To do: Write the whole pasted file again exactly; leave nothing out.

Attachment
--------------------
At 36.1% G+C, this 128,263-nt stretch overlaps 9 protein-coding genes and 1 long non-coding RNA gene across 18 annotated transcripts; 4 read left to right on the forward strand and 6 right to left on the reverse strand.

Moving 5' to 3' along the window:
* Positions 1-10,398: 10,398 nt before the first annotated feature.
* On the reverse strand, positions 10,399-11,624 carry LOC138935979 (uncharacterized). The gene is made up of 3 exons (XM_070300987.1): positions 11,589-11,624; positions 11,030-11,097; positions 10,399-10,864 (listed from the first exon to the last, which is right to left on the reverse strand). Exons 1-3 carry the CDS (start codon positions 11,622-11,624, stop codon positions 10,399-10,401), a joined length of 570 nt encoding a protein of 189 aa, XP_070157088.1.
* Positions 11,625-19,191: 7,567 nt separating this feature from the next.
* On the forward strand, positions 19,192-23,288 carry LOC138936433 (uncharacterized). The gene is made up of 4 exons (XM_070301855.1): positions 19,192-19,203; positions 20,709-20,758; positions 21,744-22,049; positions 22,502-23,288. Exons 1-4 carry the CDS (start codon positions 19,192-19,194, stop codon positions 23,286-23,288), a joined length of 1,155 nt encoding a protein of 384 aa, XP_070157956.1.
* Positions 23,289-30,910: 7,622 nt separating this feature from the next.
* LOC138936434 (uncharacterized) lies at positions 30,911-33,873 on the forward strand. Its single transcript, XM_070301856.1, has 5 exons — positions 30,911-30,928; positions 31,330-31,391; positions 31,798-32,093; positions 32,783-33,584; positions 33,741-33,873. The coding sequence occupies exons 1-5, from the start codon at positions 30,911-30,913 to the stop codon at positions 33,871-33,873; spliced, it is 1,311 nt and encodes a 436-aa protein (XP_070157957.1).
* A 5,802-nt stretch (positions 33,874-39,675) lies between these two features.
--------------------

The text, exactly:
At 36.1% G+C, this 128,263-nt stretch overlaps 9 protein-coding genes and 1 long non-coding RNA gene across 18 annotated transcripts; 4 read left to right on the forward strand and 6 right to left on the reverse strand.

Moving 5' to 3' along the window:
* Positions 1-10,398: 10,398 nt before the first annotated feature.
* On the reverse strand, positions 10,399-11,624 carry LOC138935979 (uncharacterized). The gene is made up of 3 exons (XM_070300987.1): positions 11,589-11,624; positions 11,030-11,097; positions 10,399-10,864 (listed from the first exon to the last, which is right to left on the reverse strand). Exons 1-3 carry the CDS (start codon positions 11,622-11,624, stop codon positions 10,399-10,401), a joined length of 570 nt encoding a protein of 189 aa, XP_070157088.1.
* Positions 11,625-19,191: 7,567 nt separating this feature from the next.
* On the forward strand, positions 19,192-23,288 carry LOC138936433 (uncharacterized). The gene is made up of 4 exons (XM_070301855.1): positions 19,192-19,203; positions 20,709-20,758; positions 21,744-22,049; positions 22,502-23,288. Exons 1-4 carry the CDS (start codon positions 19,192-19,194, stop codon positions 23,286-23,288), a joined length of 1,155 nt encoding a protein of 384 aa, XP_070157956.1.
* Positions 23,289-30,910: 7,622 nt separating this feature from the next.
* LOC138936434 (uncharacterized) lies at positions 30,911-33,873 on the forward strand. Its single transcript, XM_070301856.1, has 5 exons — positions 30,911-30,928; positions 31,330-31,391; positions 31,798-32,093; positions 32,783-33,584; positions 33,741-33,873. The coding sequence occupies exons 1-5, from the start codon at positions 30,911-30,913 to the stop codon at positions 33,871-33,873; spliced, it is 1,311 nt and encodes a 436-aa protein (XP_070157957.1).
* A 5,802-nt stretch (positions 33,874-39,675) lies between these two features.